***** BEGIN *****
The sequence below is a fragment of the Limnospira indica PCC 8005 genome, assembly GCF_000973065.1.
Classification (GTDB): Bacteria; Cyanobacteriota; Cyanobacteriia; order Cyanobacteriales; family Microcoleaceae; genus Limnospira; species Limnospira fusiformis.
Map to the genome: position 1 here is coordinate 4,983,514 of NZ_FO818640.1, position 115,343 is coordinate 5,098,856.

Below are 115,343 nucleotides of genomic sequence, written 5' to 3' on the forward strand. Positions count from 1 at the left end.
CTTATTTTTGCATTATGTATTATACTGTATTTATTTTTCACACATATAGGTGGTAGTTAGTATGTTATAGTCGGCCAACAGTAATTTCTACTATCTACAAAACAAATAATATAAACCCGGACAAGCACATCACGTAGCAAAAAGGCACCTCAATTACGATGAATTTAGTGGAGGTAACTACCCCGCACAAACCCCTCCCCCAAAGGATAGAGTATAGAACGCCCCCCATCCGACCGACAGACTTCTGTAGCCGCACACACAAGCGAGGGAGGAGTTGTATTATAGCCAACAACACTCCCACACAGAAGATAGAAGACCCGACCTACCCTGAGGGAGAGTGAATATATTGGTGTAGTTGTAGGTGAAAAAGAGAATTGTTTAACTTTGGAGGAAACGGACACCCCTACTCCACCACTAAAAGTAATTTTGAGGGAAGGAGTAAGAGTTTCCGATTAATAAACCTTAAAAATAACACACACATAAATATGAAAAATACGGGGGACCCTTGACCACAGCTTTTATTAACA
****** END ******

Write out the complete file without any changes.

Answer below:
The sequence below is a fragment of the Limnospira indica PCC 8005 genome, assembly GCF_000973065.1.
Classification (GTDB): Bacteria; Cyanobacteriota; Cyanobacteriia; order Cyanobacteriales; family Microcoleaceae; genus Limnospira; species Limnospira fusiformis.
Map to the genome: position 1 here is coordinate 4,983,514 of NZ_FO818640.1, position 115,343 is coordinate 5,098,856.

Below are 115,343 nucleotides of genomic sequence, written 5' to 3' on the forward strand. Positions count from 1 at the left end.
CTTATTTTTGCATTATGTATTATACTGTATTTATTTTTCACACATATAGGTGGTAGTTAGTATGTTATAGTCGGCCAACAGTAATTTCTACTATCTACAAAACAAATAATATAAACCCGGACAAGCACATCACGTAGCAAAAAGGCACCTCAATTACGATGAATTTAGTGGAGGTAACTACCCCGCACAAACCCCTCCCCCAAAGGATAGAGTATAGAACGCCCCCCATCCGACCGACAGACTTCTGTAGCCGCACACACAAGCGAGGGAGGAGTTGTATTATAGCCAACAACACTCCCACACAGAAGATAGAAGACCCGACCTACCCTGAGGGAGAGTGAATATATTGGTGTAGTTGTAGGTGAAAAAGAGAATTGTTTAACTTTGGAGGAAACGGACACCCCTACTCCACCACTAAAAGTAATTTTGAGGGAAGGAGTAAGAGTTTCCGATTAATAAACCTTAAAAATAACACACACATAAATATGAAAAATACGGGGGACCCTTGACCACAGCTTTTATTAACA